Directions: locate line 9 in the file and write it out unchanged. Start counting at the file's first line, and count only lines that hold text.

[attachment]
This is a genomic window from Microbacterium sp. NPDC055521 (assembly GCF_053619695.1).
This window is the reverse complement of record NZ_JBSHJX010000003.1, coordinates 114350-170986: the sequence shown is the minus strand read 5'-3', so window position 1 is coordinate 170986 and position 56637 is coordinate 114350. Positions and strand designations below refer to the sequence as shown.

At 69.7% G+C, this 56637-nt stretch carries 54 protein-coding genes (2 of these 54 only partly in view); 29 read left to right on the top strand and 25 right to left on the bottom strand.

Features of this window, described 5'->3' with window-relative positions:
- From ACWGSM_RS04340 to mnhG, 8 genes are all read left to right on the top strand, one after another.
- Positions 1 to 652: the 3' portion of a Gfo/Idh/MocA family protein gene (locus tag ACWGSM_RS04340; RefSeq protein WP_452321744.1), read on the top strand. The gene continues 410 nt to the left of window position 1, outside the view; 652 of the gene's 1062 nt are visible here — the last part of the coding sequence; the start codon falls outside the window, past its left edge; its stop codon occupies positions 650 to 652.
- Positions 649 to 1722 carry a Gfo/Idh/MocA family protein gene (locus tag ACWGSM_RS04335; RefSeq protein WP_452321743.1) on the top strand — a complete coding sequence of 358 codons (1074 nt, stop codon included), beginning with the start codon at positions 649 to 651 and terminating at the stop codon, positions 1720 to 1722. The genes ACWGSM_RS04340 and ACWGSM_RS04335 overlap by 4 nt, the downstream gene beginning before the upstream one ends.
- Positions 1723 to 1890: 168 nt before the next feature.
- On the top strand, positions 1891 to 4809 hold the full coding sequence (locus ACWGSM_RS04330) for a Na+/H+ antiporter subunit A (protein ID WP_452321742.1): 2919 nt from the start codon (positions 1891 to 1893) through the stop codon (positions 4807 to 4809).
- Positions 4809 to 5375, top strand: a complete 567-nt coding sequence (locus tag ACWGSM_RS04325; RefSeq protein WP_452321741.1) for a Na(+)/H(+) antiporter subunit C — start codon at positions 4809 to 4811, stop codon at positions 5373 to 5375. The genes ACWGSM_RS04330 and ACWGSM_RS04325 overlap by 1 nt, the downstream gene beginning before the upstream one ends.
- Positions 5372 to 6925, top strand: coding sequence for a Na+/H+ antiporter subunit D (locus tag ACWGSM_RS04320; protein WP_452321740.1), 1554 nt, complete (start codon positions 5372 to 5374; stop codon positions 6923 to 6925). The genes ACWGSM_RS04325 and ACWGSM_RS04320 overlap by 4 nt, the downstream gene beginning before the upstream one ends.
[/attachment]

- On the top strand, positions 1891 to 4809 hold the full coding sequence (locus ACWGSM_RS04330) for a Na+/H+ antiporter subunit A (protein ID WP_452321742.1): 2919 nt from the start codon (positions 1891 to 1893) through the stop codon (positions 4807 to 4809).